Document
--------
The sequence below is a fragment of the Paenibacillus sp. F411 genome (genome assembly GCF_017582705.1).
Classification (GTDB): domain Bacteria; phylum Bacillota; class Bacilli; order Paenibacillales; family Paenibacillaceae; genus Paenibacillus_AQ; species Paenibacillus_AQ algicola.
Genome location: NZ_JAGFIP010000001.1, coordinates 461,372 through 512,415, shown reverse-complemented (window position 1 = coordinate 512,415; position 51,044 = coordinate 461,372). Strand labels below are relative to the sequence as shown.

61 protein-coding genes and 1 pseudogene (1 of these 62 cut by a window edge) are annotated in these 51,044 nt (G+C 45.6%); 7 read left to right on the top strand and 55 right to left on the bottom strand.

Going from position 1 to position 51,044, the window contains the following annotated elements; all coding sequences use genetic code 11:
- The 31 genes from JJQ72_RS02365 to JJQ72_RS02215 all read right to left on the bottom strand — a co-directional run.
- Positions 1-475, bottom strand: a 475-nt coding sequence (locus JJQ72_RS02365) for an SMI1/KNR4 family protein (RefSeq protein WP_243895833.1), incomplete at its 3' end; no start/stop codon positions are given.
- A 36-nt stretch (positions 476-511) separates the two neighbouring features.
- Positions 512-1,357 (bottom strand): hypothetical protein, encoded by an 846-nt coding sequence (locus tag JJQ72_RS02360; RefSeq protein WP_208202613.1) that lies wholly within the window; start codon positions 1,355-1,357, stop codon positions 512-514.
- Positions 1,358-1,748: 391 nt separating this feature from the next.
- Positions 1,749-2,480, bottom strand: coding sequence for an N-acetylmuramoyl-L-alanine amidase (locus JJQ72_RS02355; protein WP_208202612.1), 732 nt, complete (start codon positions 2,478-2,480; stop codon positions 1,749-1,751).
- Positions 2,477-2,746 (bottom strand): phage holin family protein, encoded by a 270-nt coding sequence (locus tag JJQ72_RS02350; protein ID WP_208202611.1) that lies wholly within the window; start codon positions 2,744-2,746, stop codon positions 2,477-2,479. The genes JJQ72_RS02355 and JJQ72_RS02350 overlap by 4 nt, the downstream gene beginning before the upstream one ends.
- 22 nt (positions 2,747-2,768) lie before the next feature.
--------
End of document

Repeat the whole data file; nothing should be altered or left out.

The sequence below is a fragment of the Paenibacillus sp. F411 genome (genome assembly GCF_017582705.1).
Classification (GTDB): domain Bacteria; phylum Bacillota; class Bacilli; order Paenibacillales; family Paenibacillaceae; genus Paenibacillus_AQ; species Paenibacillus_AQ algicola.
Genome location: NZ_JAGFIP010000001.1, coordinates 461,372 through 512,415, shown reverse-complemented (window position 1 = coordinate 512,415; position 51,044 = coordinate 461,372). Strand labels below are relative to the sequence as shown.

61 protein-coding genes and 1 pseudogene (1 of these 62 cut by a window edge) are annotated in these 51,044 nt (G+C 45.6%); 7 read left to right on the top strand and 55 right to left on the bottom strand.

Going from position 1 to position 51,044, the window contains the following annotated elements; all coding sequences use genetic code 11:
- The 31 genes from JJQ72_RS02365 to JJQ72_RS02215 all read right to left on the bottom strand — a co-directional run.
- Positions 1-475, bottom strand: a 475-nt coding sequence (locus JJQ72_RS02365) for an SMI1/KNR4 family protein (RefSeq protein WP_243895833.1), incomplete at its 3' end; no start/stop codon positions are given.
- A 36-nt stretch (positions 476-511) separates the two neighbouring features.
- Positions 512-1,357 (bottom strand): hypothetical protein, encoded by an 846-nt coding sequence (locus tag JJQ72_RS02360; RefSeq protein WP_208202613.1) that lies wholly within the window; start codon positions 1,355-1,357, stop codon positions 512-514.
- Positions 1,358-1,748: 391 nt separating this feature from the next.
- Positions 1,749-2,480, bottom strand: coding sequence for an N-acetylmuramoyl-L-alanine amidase (locus JJQ72_RS02355; protein WP_208202612.1), 732 nt, complete (start codon positions 2,478-2,480; stop codon positions 1,749-1,751).
- Positions 2,477-2,746 (bottom strand): phage holin family protein, encoded by a 270-nt coding sequence (locus tag JJQ72_RS02350; protein ID WP_208202611.1) that lies wholly within the window; start codon positions 2,744-2,746, stop codon positions 2,477-2,479. The genes JJQ72_RS02355 and JJQ72_RS02350 overlap by 4 nt, the downstream gene beginning before the upstream one ends.
- 22 nt (positions 2,747-2,768) lie before the next feature.